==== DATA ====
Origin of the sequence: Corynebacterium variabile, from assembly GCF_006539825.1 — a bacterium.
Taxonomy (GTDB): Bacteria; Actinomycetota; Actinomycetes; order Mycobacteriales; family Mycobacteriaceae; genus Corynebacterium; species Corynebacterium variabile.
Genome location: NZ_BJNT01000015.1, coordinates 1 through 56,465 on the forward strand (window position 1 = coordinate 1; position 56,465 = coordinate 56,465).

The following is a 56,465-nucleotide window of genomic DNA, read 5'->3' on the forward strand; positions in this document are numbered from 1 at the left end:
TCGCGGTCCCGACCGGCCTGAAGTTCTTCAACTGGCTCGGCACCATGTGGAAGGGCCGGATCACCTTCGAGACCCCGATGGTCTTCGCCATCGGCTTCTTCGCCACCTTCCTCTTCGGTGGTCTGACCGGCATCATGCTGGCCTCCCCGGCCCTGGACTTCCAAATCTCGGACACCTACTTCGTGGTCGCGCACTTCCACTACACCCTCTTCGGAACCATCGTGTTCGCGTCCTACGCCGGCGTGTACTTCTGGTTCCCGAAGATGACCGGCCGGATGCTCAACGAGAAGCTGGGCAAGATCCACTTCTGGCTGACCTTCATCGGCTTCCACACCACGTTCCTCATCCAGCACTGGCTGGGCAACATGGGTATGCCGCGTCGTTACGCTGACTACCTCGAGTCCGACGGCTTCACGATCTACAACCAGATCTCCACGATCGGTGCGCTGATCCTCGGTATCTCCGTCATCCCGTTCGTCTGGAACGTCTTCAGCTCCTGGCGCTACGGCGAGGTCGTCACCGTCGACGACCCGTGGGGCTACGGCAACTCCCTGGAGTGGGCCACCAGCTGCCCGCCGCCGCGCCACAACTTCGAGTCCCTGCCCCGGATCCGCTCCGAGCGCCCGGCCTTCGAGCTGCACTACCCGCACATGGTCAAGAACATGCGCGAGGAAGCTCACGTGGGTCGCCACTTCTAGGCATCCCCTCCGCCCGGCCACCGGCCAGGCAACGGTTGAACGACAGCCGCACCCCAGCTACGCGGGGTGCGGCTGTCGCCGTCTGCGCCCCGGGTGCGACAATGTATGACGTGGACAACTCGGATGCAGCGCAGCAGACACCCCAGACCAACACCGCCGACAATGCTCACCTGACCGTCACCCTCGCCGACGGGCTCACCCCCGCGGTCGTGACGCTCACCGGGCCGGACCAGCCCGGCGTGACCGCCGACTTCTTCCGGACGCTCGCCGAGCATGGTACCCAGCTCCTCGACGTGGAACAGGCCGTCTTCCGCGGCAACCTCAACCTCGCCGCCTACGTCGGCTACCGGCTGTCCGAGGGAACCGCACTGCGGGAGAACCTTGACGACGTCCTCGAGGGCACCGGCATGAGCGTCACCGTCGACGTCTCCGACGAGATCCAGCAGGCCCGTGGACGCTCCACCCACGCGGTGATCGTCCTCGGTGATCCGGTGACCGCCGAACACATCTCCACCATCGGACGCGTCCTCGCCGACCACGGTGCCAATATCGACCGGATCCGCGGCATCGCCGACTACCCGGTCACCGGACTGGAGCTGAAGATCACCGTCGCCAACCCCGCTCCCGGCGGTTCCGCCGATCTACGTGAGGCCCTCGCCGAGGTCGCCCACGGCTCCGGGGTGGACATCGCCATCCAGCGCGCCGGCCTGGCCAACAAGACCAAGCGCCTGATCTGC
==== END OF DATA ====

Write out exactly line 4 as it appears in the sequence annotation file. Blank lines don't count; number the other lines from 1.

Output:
The following is a 56,465-nucleotide window of genomic DNA, read 5'->3' on the forward strand; positions in this document are numbered from 1 at the left end: